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Monster, in a long comment constituting a fairly spectacular demonstration of the concept “missing the point”, takes issue:

Now, let us move on to your statement of the Laws of Thermodynamics in economic terms.

2. You always get less than you pay for.

That’s not just zero-sum; it’s explicitly negative-sum.  If everyone gets less than they pay for, then every transaction leaves all parties worse off than before.

*sigh* The “Laws of Econodynamics” were meant to be jocular, but —

Grade in Physics 202 (Introduction to Thermodynamics): FAIL, in big red letters with a circle around it. Oh, and a friend of mine has plans for a perpetual motion machine. Would you care to invest?

The “real” Laws of Thermodynamics are:

  1. Energy can be neither created nor destroyed.
  2. Energy can be changed from one form to another, but always with losses.
  3. Entropy — the sum total of all the losses — always increases.

Therefore, the Universe is a negative-sum game for everything within it, and zero-sum for the thing as a whole.

[Note two things: First, “energy” is not a perceptible “thing”, it is an existential concept — we can only perceive the effects of energy (heat, a lightning bolt, a heavy object held up by something). Second, there’s no reason for the Laws, no more-fundamental principle that can explain why the Laws are what they are — but nobody, at any time or place, and despite some truly energetic(!) attempts, has ever found the slightest exception to them.]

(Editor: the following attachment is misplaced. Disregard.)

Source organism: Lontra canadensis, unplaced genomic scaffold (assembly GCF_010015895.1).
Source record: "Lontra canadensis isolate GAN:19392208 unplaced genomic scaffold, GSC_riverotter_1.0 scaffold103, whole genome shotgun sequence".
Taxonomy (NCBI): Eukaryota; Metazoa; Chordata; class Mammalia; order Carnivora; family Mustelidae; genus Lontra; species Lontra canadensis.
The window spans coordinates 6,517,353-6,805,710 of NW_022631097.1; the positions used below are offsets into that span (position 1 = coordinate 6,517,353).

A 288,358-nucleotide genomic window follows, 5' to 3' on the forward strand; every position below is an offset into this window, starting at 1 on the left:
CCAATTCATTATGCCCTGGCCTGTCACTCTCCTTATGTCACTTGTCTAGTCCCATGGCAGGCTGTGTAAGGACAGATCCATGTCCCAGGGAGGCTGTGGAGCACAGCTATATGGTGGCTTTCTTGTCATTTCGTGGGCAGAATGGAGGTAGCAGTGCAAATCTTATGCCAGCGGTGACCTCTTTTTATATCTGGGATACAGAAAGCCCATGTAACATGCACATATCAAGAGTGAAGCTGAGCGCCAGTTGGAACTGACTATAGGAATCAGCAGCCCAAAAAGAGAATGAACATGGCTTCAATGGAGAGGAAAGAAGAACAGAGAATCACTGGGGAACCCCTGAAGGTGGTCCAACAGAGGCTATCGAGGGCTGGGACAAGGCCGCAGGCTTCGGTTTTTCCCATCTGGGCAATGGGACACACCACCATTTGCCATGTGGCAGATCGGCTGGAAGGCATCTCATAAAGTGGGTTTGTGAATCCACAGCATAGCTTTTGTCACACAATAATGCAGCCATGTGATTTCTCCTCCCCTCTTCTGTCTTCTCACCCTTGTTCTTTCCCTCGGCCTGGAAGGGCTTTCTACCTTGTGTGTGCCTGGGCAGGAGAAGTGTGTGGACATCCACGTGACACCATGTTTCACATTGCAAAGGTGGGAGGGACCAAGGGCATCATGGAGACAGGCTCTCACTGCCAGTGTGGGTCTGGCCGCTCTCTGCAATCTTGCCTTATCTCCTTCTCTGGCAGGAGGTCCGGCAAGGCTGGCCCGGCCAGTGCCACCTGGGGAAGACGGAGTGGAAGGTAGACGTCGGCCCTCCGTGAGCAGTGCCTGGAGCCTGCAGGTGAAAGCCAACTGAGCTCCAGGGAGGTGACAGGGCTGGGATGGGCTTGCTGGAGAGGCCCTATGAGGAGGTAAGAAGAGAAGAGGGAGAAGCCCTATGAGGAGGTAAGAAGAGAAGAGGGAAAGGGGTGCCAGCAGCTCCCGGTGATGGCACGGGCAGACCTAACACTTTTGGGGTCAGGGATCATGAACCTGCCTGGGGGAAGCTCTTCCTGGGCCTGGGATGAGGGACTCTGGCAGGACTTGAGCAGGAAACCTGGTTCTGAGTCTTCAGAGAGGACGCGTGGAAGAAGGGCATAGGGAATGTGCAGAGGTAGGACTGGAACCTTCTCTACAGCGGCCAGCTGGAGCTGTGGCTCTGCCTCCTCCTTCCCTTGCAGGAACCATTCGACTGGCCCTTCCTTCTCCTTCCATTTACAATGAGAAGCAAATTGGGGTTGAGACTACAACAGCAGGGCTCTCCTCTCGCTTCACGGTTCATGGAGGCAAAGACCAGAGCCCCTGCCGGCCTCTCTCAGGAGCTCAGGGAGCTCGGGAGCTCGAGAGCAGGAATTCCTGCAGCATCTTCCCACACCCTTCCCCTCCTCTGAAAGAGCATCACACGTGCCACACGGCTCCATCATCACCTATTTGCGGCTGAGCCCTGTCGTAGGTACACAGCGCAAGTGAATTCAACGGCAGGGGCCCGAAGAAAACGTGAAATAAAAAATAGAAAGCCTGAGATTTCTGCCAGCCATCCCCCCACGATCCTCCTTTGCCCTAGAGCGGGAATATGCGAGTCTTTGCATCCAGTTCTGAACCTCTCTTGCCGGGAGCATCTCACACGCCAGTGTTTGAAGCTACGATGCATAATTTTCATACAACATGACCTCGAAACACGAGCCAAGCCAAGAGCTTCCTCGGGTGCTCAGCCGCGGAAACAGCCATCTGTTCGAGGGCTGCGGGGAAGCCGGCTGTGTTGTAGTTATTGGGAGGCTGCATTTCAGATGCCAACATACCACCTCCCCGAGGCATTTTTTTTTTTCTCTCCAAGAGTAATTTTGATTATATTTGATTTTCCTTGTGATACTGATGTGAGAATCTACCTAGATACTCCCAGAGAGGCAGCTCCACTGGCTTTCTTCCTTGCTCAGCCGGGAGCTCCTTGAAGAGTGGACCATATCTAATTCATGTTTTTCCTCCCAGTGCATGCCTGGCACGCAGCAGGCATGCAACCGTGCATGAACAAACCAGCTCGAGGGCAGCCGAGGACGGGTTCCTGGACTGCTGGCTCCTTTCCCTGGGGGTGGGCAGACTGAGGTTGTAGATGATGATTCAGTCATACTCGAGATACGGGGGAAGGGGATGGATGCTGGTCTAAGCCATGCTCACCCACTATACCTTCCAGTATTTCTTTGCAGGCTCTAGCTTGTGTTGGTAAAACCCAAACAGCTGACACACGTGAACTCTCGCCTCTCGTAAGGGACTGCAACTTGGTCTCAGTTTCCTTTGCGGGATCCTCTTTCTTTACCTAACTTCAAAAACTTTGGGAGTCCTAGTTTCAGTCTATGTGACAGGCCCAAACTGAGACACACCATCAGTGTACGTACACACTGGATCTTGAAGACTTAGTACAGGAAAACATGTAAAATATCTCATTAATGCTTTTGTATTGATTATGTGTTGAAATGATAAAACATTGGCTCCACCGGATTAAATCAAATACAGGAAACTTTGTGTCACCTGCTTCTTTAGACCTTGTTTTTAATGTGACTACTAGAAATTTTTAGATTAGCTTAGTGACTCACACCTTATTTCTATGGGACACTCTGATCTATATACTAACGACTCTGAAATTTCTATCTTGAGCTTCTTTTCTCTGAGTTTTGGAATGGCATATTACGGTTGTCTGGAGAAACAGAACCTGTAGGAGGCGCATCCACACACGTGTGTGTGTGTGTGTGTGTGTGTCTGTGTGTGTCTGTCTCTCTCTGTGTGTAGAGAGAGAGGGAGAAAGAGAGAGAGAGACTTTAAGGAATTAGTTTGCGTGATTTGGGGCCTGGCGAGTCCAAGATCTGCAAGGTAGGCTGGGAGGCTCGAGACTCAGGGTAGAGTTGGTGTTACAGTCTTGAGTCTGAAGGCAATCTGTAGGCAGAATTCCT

Energy can be neither created nor destroyed. But, if you find a concentration of energy, it will flow to an area of lower energy; and, if you’re clever, you can make that flow do something useful to you — that is, do work. But you can never get all of the energy to do useful work. Some is always lost, in spillage, friction, or some other non-useful function. That lost energy turns up in the general energy-pool of the Universe. It is no longer concentrated; there’s nowhere it can go where there is less energy, so you can’t make it do useful work any more. Entropy has increased.

One thing you can do with a concentration of energy is use it to concentrate some more useful form of energy. A lump of coal contains a concentration of chemical energy. That chemical energy isn’t very useful to you, so you burn the coal to produce heat, which boils water and pushes your railroad engine down the track. But you didn’t fool Mother Nature; the waste heat from the process spills over and warms the surrounding air, and eventually disappears into the general low-level pool of unusable energy of the Universe.

Life in general (which includes economics) appears to be anti-entropic. It is not. Life builds greater and greater complexity — bigger concentrations of energy — by tapping small energy flows from existing concentrations, mostly (here on Earth) from the Sun. In doing so life appears to make water flow uphill, to build concentrations of energy from nothing, but in fact it does no such thing. It only appears to because we don’t perceive the continuous minute flows of energy that make it work.

Machines do the same thing. We build a machine, reducing the local entropy by using energy flows to create a concentration of energy that will be useful later. We run the machine, perhaps to build something, again reducing the entropy of the machine and its work. But Ma Nature is not confused; handwaving is futile; the losses in the process of building and running the machine disappear into the useless pool, and overall or general entropy increases.

Economics can appear to be anti-entropic in exactly the same way. There’s no particular reason why one or both participants in a transaction can’t make a profit. You want to go somewhere, so you pay the airline to take you. You profit by changing your spacetime coordinates to something more desirable; the airline tallies up receipts, ka-ching! The local system entropy goes down, but the Universe gets its cut, as always, and the general entropy rises.

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September 2009